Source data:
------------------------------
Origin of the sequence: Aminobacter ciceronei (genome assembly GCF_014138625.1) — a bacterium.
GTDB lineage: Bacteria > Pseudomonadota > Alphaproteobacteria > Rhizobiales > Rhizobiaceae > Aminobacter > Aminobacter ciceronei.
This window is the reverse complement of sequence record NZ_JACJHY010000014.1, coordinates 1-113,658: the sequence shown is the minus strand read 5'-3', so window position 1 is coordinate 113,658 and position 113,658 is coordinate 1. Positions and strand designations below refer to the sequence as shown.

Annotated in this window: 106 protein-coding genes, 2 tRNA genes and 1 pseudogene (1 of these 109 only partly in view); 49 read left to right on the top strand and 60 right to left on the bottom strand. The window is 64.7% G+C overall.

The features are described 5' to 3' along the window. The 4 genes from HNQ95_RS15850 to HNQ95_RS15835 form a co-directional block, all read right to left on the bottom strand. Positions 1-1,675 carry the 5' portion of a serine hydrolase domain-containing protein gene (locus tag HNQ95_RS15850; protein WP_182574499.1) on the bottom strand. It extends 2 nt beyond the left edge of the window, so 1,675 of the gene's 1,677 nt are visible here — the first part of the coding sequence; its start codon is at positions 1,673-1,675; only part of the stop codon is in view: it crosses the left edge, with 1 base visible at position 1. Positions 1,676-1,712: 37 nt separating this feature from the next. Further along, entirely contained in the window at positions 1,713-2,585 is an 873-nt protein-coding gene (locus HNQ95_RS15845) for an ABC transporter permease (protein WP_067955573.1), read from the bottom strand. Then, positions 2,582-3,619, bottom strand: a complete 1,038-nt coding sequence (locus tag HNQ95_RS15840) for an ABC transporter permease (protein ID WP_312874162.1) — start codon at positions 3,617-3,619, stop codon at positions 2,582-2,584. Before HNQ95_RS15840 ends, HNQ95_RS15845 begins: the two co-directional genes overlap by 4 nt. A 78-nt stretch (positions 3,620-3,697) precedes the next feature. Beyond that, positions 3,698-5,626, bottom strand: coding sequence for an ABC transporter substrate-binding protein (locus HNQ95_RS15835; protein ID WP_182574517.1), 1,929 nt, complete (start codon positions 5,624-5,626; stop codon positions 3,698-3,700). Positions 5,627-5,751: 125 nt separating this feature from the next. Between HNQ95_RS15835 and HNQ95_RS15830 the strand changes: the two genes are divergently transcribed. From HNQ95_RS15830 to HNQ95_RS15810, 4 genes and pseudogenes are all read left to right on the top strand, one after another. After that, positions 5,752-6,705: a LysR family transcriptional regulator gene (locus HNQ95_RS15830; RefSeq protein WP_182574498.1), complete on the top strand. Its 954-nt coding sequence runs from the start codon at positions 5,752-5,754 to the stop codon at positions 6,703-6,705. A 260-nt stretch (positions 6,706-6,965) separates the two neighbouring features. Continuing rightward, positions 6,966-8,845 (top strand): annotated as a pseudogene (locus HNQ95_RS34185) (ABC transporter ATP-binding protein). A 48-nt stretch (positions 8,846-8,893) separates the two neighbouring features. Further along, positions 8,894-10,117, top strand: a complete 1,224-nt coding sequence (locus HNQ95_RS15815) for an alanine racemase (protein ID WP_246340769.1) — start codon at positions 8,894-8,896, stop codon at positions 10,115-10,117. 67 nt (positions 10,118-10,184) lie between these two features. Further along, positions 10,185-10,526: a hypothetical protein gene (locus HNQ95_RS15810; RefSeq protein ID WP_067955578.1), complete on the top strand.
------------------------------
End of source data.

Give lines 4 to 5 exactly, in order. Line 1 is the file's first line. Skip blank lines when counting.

Annotated in this window: 106 protein-coding genes, 2 tRNA genes and 1 pseudogene (1 of these 109 only partly in view); 49 read left to right on the top strand and 60 right to left on the bottom strand. The window is 64.7% G+C overall.

The features are described 5' to 3' along the window. The 4 genes from HNQ95_RS15850 to HNQ95_RS15835 form a co-directional block, all read right to left on the bottom strand. Positions 1-1,675 carry the 5' portion of a serine hydrolase domain-containing protein gene (locus tag HNQ95_RS15850; protein WP_182574499.1) on the bottom strand. It extends 2 nt beyond the left edge of the window, so 1,675 of the gene's 1,677 nt are visible here — the first part of the coding sequence; its start codon is at positions 1,673-1,675; only part of the stop codon is in view: it crosses the left edge, with 1 base visible at position 1. Positions 1,676-1,712: 37 nt separating this feature from the next. Further along, entirely contained in the window at positions 1,713-2,585 is an 873-nt protein-coding gene (locus HNQ95_RS15845) for an ABC transporter permease (protein WP_067955573.1), read from the bottom strand. Then, positions 2,582-3,619, bottom strand: a complete 1,038-nt coding sequence (locus tag HNQ95_RS15840) for an ABC transporter permease (protein ID WP_312874162.1) — start codon at positions 3,617-3,619, stop codon at positions 2,582-2,584. Before HNQ95_RS15840 ends, HNQ95_RS15845 begins: the two co-directional genes overlap by 4 nt. A 78-nt stretch (positions 3,620-3,697) precedes the next feature. Beyond that, positions 3,698-5,626, bottom strand: coding sequence for an ABC transporter substrate-binding protein (locus HNQ95_RS15835; protein ID WP_182574517.1), 1,929 nt, complete (start codon positions 5,624-5,626; stop codon positions 3,698-3,700). Positions 5,627-5,751: 125 nt separating this feature from the next. Between HNQ95_RS15835 and HNQ95_RS15830 the strand changes: the two genes are divergently transcribed. From HNQ95_RS15830 to HNQ95_RS15810, 4 genes and pseudogenes are all read left to right on the top strand, one after another. After that, positions 5,752-6,705: a LysR family transcriptional regulator gene (locus HNQ95_RS15830; RefSeq protein WP_182574498.1), complete on the top strand. Its 954-nt coding sequence runs from the start codon at positions 5,752-5,754 to the stop codon at positions 6,703-6,705. A 260-nt stretch (positions 6,706-6,965) separates the two neighbouring features. Continuing rightward, positions 6,966-8,845 (top strand): annotated as a pseudogene (locus HNQ95_RS34185) (ABC transporter ATP-binding protein). A 48-nt stretch (positions 8,846-8,893) separates the two neighbouring features. Further along, positions 8,894-10,117, top strand: a complete 1,224-nt coding sequence (locus HNQ95_RS15815) for an alanine racemase (protein ID WP_246340769.1) — start codon at positions 8,894-8,896, stop codon at positions 10,115-10,117. 67 nt (positions 10,118-10,184) lie between these two features. Further along, positions 10,185-10,526: a hypothetical protein gene (locus HNQ95_RS15810; RefSeq protein ID WP_067955578.1), complete on the top strand.